In a city square somewhere under the Alps I bought lunch from a leaking refrigerated cart. I wrote postcards home explaining my disappearance (a task only slightly more difficult than explaining the decision that had led me here: pursuing a prestigious degree from a nonaccredited university), after that I sipped my coffee while reading a pamphlet on infeci put out by the Protocosmo Office of Tourism:

 

The adult infeci is a large, segmented worm as tall as a single volume of the 1923 edition of the Encyclopedia Britanca and as long as at least three adult golden retrievers tied nose-tip to tail. Their skin consists of twenty to thirty interlocking keratin plates behind a smooth dome-shaped head. Legless, the creature winds itself forward via vigorous undulating movements that manage to propel its bulk through the dirt and leave a furrow behind it that smells faintly of rotten broccoli.

There are neither male nor female infeci, simply a single androgynous gender that reproduces through violence.

The infeci diet consists wholly of poison—filth that seeps down to Protocosmo from the surface world. In this way, as the poison is refined within the terrible worm, the infeci serves a beneficial function in our planet’s ecosystem.”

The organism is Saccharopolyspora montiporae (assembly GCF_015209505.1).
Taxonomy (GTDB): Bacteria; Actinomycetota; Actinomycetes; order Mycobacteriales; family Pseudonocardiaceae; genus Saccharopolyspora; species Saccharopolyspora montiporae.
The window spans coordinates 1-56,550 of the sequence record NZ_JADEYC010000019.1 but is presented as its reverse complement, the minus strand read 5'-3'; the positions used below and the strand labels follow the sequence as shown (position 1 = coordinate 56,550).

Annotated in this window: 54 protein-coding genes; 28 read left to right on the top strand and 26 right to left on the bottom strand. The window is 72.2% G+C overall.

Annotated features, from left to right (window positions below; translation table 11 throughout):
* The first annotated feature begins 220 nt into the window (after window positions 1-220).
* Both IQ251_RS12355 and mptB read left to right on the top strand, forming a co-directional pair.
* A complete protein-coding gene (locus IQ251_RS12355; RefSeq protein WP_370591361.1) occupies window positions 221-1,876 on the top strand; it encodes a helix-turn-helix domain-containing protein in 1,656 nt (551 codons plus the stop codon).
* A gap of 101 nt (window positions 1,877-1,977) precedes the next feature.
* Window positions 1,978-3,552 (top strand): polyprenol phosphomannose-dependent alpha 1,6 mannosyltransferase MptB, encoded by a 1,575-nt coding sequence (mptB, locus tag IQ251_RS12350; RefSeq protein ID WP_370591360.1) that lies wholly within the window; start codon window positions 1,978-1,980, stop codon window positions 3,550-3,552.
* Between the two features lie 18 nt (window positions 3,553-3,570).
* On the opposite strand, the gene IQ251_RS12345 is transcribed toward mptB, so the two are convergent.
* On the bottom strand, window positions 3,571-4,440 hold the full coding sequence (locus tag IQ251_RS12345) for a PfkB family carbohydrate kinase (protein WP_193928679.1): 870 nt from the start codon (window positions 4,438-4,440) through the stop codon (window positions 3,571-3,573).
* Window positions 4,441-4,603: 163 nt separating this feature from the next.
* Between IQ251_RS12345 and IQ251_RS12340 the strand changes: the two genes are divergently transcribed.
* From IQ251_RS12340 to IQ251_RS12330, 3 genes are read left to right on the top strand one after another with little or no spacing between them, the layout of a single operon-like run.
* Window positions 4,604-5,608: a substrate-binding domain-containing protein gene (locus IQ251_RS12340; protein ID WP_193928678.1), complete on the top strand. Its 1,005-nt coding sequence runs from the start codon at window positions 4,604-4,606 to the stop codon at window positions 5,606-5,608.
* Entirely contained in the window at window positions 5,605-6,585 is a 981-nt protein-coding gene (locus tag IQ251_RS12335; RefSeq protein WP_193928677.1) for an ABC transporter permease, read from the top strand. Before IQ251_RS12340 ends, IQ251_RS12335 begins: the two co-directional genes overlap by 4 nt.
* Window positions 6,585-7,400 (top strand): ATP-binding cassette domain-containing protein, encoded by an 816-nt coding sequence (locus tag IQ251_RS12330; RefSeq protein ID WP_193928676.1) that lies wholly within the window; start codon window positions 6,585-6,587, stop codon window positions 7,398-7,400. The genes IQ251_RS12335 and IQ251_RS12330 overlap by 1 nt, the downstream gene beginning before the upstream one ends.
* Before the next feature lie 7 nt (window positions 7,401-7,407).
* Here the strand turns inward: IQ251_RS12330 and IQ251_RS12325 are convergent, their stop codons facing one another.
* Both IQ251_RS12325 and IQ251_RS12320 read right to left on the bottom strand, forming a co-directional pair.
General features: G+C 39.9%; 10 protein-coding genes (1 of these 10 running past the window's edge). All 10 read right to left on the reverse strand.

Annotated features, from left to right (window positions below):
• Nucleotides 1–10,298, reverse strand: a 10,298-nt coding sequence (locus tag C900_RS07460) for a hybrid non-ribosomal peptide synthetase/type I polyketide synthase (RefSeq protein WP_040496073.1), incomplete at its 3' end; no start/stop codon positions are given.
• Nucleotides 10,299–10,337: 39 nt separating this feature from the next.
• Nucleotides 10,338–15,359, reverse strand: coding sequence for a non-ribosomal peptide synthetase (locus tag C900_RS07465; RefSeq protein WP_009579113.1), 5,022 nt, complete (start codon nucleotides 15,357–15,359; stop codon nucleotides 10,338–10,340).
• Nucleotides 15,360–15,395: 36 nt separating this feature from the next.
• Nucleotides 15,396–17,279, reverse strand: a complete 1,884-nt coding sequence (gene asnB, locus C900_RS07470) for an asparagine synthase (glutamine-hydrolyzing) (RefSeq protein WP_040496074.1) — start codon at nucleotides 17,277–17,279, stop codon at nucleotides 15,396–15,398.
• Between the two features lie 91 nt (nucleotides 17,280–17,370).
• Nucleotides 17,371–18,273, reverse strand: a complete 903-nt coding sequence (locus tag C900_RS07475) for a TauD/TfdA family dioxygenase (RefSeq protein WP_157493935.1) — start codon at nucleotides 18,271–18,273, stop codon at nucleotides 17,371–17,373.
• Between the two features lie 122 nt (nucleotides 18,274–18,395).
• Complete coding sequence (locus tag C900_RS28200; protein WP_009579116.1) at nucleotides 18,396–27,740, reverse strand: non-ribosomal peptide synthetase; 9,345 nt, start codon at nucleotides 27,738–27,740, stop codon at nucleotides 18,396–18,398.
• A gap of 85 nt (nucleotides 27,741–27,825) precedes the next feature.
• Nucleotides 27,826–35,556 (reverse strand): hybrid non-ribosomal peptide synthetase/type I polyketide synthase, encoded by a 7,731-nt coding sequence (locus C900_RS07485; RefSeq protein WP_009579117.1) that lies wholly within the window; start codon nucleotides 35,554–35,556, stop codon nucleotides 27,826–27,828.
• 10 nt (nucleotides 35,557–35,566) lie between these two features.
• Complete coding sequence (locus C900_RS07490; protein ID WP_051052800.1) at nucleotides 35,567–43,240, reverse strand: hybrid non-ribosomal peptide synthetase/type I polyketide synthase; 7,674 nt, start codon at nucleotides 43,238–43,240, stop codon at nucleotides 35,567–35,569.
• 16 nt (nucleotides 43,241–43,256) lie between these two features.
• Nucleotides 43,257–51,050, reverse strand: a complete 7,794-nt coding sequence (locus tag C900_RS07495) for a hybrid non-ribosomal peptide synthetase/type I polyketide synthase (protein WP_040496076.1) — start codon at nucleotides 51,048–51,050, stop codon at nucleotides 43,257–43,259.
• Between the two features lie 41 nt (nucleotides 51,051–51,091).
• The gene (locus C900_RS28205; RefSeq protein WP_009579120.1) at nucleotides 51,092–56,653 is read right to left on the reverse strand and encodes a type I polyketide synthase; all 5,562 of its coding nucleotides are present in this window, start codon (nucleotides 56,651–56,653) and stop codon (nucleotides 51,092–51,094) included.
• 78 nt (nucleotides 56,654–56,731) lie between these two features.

A voice called my name. It was my pilot, eating his lunch at a café tent. I joined him.

“I bumped into an old friend,” he said. “A fellow I knew back when I was a tileman. He stuck with it. Told me there will be an outpour flowing past. Get down to the floor tomorrow morning and volunteer. They can always use spare legs for tile work, and you’ll get a chance to see the worms up close.”

He pointed at the pamphlet and formed a skeptical expression with his singed-pink features. “Words can’t describe it.”

Well, I would see, I said, and asked about this friend.

“Esteban’s a strange fellow, writes operas in his off moments. Heartbreak case, he gave up life on the surface and came down here. Said he wanted to retire. Strange way to retire: going toe-to-toe with infeci. But to each their own.” He shrugged. “As Cain said, I’m not my brother’s keeper.”